Just before Easter, there I was zapping through the channels hoping to find something to watch apart from adverts - not always easy as Spain apparently has more commercials per day than anyone in the world apart from Indonesia and the US of A - and what should I find but an old favorite of mine: Gladiator.
Of course, its in Spanish and with no evidence of subtitles I struggle to understand what exactly is being said. But there's lots of action and I know the plot anyway so for a couple of hours I'm engrossed.
And there's one bit of the film that anyone can understand and its when Russell Crowe with his loyal band of fellow Gladiators rewrites history in the Colloseum in Rome in the supposed "Fall of Mighty Carthage" by defeating all the Roman chariots sent into the arena.
The Emperor is so impressed by the performance that he goes down into the arena to meet this famous Gladiator face-to-face. So Crowe is forced to turn to face the Emperor, remove his helmet and reveal his identity to the man who killed his wife and son and forced him into slavery. Its a scene that always sends a shiver down my spine and gives me goosepimples.
"I am Maximus Meridas, Commander of the Armies of the North, General of the Felix Regiment of the Roman Army, servant to the Emperor Marcus Aurelius, father to a murdered son and husband to a murdered wife and landlord to a murdered world and I will have vengeance."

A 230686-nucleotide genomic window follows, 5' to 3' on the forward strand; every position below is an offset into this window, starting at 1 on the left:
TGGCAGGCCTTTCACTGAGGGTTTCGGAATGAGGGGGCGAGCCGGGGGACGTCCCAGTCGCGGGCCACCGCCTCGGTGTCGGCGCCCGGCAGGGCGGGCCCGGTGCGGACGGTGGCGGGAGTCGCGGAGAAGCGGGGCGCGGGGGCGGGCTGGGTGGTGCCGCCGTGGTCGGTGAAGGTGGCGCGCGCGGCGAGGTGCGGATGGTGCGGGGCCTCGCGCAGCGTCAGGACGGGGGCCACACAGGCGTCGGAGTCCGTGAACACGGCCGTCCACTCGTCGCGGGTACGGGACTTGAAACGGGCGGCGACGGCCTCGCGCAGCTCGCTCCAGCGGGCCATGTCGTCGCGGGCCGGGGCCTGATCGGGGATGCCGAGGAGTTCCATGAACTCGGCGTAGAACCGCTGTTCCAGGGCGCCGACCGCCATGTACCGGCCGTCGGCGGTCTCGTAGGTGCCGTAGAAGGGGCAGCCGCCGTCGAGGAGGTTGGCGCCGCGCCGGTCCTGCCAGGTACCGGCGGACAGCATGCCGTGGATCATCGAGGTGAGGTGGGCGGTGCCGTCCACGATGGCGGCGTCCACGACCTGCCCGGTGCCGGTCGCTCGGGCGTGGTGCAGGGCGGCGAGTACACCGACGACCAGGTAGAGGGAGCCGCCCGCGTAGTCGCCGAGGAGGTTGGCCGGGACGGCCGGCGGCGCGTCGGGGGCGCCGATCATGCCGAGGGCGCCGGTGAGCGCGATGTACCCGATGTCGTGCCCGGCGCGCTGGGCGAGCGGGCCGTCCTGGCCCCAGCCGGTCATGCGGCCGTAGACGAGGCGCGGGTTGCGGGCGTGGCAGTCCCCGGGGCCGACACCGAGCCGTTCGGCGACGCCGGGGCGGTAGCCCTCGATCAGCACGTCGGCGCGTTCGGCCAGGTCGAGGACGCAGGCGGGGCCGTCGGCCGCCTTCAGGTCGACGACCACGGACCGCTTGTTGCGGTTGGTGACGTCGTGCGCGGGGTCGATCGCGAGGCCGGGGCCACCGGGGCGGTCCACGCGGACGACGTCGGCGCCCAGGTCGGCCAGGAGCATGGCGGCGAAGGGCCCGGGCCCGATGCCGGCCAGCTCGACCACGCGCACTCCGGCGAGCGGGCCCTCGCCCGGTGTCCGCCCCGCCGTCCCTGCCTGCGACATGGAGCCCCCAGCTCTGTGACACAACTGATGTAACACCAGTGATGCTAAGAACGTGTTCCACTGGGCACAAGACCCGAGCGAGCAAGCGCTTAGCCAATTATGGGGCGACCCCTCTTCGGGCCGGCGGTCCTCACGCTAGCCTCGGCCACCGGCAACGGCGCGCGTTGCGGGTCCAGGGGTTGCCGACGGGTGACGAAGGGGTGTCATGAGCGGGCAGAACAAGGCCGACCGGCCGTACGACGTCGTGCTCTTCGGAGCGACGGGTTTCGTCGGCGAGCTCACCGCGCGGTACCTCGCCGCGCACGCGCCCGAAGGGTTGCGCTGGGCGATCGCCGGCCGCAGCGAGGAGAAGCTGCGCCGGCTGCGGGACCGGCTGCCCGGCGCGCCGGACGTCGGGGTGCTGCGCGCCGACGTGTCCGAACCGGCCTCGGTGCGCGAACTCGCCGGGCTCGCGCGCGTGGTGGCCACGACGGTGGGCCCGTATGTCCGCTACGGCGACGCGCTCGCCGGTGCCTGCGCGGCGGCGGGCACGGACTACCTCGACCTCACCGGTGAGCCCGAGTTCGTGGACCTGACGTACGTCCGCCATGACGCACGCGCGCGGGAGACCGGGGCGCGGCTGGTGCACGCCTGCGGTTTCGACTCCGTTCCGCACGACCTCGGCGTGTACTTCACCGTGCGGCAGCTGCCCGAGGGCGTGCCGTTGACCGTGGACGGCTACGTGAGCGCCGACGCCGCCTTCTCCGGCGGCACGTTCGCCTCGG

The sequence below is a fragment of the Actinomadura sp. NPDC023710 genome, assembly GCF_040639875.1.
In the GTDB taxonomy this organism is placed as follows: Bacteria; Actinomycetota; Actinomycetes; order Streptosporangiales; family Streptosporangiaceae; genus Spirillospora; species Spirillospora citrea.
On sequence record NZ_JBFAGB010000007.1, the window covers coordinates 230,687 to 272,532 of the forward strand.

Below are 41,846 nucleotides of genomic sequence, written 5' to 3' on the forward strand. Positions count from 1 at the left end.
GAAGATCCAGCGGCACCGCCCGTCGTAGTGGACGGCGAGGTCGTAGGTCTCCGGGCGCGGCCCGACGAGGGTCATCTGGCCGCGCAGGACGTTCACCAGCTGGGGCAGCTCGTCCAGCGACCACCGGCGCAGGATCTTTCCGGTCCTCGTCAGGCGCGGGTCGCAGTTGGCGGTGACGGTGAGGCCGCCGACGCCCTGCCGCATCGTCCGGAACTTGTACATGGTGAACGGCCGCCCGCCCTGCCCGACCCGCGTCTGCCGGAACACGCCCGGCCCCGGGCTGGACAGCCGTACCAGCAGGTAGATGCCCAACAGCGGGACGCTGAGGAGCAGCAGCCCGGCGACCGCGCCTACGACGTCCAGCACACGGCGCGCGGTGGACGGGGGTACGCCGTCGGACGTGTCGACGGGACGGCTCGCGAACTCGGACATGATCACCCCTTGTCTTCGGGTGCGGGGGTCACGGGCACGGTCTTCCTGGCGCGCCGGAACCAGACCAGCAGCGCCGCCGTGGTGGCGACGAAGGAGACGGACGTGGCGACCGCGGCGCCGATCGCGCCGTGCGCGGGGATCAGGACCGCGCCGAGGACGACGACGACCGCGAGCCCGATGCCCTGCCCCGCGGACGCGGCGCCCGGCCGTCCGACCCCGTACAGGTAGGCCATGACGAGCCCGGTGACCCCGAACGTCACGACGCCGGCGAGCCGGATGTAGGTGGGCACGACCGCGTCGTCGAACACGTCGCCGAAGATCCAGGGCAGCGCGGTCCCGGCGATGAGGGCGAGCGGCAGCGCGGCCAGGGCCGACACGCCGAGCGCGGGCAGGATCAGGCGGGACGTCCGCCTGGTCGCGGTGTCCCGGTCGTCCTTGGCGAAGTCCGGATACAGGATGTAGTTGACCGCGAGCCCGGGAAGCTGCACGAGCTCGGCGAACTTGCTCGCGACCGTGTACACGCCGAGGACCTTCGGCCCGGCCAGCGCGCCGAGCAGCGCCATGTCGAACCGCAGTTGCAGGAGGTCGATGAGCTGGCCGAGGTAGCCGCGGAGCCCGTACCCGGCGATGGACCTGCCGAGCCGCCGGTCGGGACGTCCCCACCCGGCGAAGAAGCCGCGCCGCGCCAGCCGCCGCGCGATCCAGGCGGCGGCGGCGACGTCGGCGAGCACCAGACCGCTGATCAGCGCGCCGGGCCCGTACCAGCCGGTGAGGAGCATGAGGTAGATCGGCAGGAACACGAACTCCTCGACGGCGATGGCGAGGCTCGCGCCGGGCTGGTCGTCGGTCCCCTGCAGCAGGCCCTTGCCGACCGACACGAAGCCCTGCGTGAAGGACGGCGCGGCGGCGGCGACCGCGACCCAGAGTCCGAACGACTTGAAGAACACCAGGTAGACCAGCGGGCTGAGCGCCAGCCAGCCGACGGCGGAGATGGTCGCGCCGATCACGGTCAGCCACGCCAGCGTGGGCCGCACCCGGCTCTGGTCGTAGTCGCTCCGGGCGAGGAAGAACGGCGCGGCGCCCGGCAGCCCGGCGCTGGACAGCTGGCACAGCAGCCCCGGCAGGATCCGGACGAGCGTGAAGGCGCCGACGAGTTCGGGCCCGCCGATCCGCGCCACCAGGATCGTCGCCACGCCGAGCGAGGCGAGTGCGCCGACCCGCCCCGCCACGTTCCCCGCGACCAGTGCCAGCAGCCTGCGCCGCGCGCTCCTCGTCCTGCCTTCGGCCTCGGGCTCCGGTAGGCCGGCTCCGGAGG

The Landlord bit is a trifle over the top and there seems to be some confusion as to what he actually said but whatever the exact words its a speech to stir the blood with the desire for vengence. Crowe spells out exactly who he is, what he used to be, the heights he reached in the world before treachery put him into slavery. And he is determined to right the wrongs done to him.
Its a piece of fiction that calls to mind that stirring speech of Churchill's in May 1940, "We shall defend our island, whatever the cost may be, we shall fight on the beaches, we shall fight on the landing grounds, we shall fight in the fields and in the streets, we shall fight in the hills; we shall never surrender."
Two speeches. One a contrived fiction about revenge and the other a determination to confront, and defeat, the harsh realisties of the world.
And in our tiny little piece of South London, in a place we call the Valley, all we can ask of Alan Pardew is that he finds the words and the emotion to stir his troops to do their upmost tomorrow to prove to us who they are, to show a determination to put to rights things that have gone badly wrong and a desire not to be beaten.